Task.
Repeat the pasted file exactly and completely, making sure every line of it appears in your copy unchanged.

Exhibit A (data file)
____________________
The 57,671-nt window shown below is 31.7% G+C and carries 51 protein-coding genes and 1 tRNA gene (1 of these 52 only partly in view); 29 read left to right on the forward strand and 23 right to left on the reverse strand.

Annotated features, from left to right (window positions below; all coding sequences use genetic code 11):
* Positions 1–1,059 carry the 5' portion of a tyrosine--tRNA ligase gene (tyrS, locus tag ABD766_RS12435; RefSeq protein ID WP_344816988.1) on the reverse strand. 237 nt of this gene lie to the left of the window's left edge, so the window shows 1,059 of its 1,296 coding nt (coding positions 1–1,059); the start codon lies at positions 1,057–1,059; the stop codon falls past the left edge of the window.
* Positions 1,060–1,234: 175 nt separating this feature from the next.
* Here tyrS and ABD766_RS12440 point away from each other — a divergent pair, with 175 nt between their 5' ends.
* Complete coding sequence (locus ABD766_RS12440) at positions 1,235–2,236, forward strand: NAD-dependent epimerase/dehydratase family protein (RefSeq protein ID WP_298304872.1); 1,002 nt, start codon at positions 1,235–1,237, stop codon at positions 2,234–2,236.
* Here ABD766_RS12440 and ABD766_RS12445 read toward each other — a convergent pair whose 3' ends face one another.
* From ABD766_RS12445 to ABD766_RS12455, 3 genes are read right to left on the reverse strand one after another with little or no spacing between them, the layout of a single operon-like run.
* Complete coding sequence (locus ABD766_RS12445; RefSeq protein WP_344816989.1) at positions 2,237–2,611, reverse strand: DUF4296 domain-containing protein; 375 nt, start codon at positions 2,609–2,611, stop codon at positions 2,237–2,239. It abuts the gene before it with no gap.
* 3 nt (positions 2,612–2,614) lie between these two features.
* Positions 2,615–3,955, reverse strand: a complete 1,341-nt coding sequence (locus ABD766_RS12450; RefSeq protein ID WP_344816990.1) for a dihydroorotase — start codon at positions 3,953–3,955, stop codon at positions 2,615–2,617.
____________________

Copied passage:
The 57,671-nt window shown below is 31.7% G+C and carries 51 protein-coding genes and 1 tRNA gene (1 of these 52 only partly in view); 29 read left to right on the forward strand and 23 right to left on the reverse strand.

Annotated features, from left to right (window positions below; all coding sequences use genetic code 11):
* Positions 1–1,059 carry the 5' portion of a tyrosine--tRNA ligase gene (tyrS, locus tag ABD766_RS12435; RefSeq protein ID WP_344816988.1) on the reverse strand. 237 nt of this gene lie to the left of the window's left edge, so the window shows 1,059 of its 1,296 coding nt (coding positions 1–1,059); the start codon lies at positions 1,057–1,059; the stop codon falls past the left edge of the window.
* Positions 1,060–1,234: 175 nt separating this feature from the next.
* Here tyrS and ABD766_RS12440 point away from each other — a divergent pair, with 175 nt between their 5' ends.
* Complete coding sequence (locus ABD766_RS12440) at positions 1,235–2,236, forward strand: NAD-dependent epimerase/dehydratase family protein (RefSeq protein ID WP_298304872.1); 1,002 nt, start codon at positions 1,235–1,237, stop codon at positions 2,234–2,236.
* Here ABD766_RS12440 and ABD766_RS12445 read toward each other — a convergent pair whose 3' ends face one another.
* From ABD766_RS12445 to ABD766_RS12455, 3 genes are read right to left on the reverse strand one after another with little or no spacing between them, the layout of a single operon-like run.
* Complete coding sequence (locus ABD766_RS12445; RefSeq protein WP_344816989.1) at positions 2,237–2,611, reverse strand: DUF4296 domain-containing protein; 375 nt, start codon at positions 2,609–2,611, stop codon at positions 2,237–2,239. It abuts the gene before it with no gap.
* 3 nt (positions 2,612–2,614) lie between these two features.
* Positions 2,615–3,955, reverse strand: a complete 1,341-nt coding sequence (locus ABD766_RS12450; RefSeq protein ID WP_344816990.1) for a dihydroorotase — start codon at positions 3,953–3,955, stop codon at positions 2,615–2,617.